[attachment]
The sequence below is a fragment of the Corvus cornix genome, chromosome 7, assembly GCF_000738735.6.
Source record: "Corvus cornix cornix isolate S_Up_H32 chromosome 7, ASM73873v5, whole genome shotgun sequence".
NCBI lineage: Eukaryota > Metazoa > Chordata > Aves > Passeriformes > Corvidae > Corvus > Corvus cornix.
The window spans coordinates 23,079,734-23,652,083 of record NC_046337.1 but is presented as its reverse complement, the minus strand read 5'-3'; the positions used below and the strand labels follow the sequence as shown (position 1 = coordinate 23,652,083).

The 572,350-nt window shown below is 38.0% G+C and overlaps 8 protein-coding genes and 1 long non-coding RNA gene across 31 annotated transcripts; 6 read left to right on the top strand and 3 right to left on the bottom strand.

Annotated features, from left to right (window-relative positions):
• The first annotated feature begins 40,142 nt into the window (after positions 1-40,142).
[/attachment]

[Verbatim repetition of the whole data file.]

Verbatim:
The sequence below is a fragment of the Corvus cornix genome, chromosome 7, assembly GCF_000738735.6.
Source record: "Corvus cornix cornix isolate S_Up_H32 chromosome 7, ASM73873v5, whole genome shotgun sequence".
NCBI lineage: Eukaryota > Metazoa > Chordata > Aves > Passeriformes > Corvidae > Corvus > Corvus cornix.
The window spans coordinates 23,079,734-23,652,083 of record NC_046337.1 but is presented as its reverse complement, the minus strand read 5'-3'; the positions used below and the strand labels follow the sequence as shown (position 1 = coordinate 23,652,083).

The 572,350-nt window shown below is 38.0% G+C and overlaps 8 protein-coding genes and 1 long non-coding RNA gene across 31 annotated transcripts; 6 read left to right on the top strand and 3 right to left on the bottom strand.

Annotated features, from left to right (window-relative positions):
• The first annotated feature begins 40,142 nt into the window (after positions 1-40,142).